Friday, 6 January 2017

Dried Buddleia Flower Dye - What Not To Do

I only started pruning back the buddleia in December - not entirely through neglect, I wanted enough long branches to make a structure for this year's Christmas Birdarium. The dried up flowerheads had stayed intact, adding considerably to the overall effect.

I was showing off photos of the Birdarium on Ravelry when a friend suggested using the buddleia flowers to make a dye bath. Though it seemed unlikely that these dessicated remains would have much dye in them, I checked out Jenny Dean's results.
Her bright yellows and greens persuaded me to get outdoors and finish pruning all the buddleia, despite pervasive freezing fog. The total weight of cold, damp seedheads came to about 600g. Crammed into a big pot, they were left to simmer while I took the dog out.
When I got back an hour or so later, the kitchen was a smelly sauna. The steaming pot didn't have an awful stink, just a powerfully plant-derived aroma with unfamiliar notes. Flinging open the back door, all those warnings about dyeing in a well-ventilated area came back to me rather too late. We usually live with the back door open and I hadn't even thought to put the extractor fan on. Hey ho, nobody died and when I sieved out the buddleia next day, the remaining bath did have a significant golden brown colour to it. Two 30g skeins of handspun Polwarth yarn, premordanted with 10% alum, had a gentle simmer and an overnight soak. After the wool had dried, the result of this 10 to 1 ratio of buddleia flower to fibre weight was a pale yellowish beige. Checking the pH, I found the bath was quite acid, but soaking a bit of the yarn in an alkaline solution made no difference to its depth or shade. Adding iron to the dyebath and briefly simmering one of the skeins again only modified its colour to pale greenish beige.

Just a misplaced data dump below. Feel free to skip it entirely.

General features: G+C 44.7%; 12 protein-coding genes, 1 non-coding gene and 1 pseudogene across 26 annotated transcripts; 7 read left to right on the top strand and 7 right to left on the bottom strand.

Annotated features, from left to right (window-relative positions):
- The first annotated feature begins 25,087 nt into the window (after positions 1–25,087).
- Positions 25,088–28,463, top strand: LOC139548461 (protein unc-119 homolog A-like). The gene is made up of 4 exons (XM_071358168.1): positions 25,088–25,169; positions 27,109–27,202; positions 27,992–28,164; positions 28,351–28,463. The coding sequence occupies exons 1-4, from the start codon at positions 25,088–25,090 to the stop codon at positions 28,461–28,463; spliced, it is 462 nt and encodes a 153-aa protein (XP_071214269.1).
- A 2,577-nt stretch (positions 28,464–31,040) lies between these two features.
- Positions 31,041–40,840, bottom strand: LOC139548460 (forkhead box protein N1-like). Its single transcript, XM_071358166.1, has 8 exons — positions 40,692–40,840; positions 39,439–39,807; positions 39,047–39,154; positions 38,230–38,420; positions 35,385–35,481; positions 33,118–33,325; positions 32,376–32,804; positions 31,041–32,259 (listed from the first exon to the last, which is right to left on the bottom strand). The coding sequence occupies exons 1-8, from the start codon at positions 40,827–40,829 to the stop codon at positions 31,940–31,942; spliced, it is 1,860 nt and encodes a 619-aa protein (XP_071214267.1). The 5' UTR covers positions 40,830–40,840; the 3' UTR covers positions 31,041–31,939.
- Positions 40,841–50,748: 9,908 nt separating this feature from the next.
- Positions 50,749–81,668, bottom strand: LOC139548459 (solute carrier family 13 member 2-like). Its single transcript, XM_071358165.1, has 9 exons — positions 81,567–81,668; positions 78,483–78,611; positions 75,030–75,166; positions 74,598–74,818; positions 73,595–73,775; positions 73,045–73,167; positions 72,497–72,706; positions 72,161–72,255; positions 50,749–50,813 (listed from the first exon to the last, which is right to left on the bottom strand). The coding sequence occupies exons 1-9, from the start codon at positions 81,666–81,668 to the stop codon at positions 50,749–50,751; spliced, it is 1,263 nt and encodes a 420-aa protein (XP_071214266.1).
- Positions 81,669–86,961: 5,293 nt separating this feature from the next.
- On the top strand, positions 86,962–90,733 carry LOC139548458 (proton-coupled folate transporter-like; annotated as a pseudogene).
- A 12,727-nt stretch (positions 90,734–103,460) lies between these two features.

As I was downloading photos of these disappointing results, the computer made a strange new buzzing sound. A telephone icon popped up and one click revealed Elinor, waving gaily at me from the screen.
"Hiya, Beaut. Happy New Year!"
"Happy New Year, Elinor. Ooo, this is weird, seeing you just as if you were at home. Where are you really?"
"Still in London. We found this artisan bakery, perfect for all day breakfasts." The image on my computer wheeled round to show her friends, the Blewe Belles, packed round a wooden table, swigging tea and eating buns.
"They look happy."
"You don't. What's the matter, 2017 not treating you well?"
"Oh, I dyed yarn beige again. Overheated the dye bath, that might have destroyed the dye molecules and anyway, it was probably far too late in the season to be harvesting buddleia. Hope it isn't going to be a beige year."
Elinor frowned.
"Beige? Wrong word and wrong attitude, Fran. Get with the times. Beauty is all in the eye and the ear of the hipster." 
Elinor started footling about with the phone and my view was obscured by her hoof. "Call it sepia yarn, Beaut. Call it honest, real and retro. Here in the capital, taupe, tea and biscuit are old school authentic. Hold on, I'm sending you one of the latest shots from our portfolio." 


  1. I think they are beautiful colours anyway. Elinor is right, they are the height of fashion at the moment. I bet they will have that organic, variegated or marled look.

    1. You have convinced me. I was just about to overdye those skeins this morning - the Polwarth is too nice to waste. Maybe I shall hang onto them and dye some ordinary white wool yarn.


    1. I do. I got it at a car boot sale years ago. Is it special?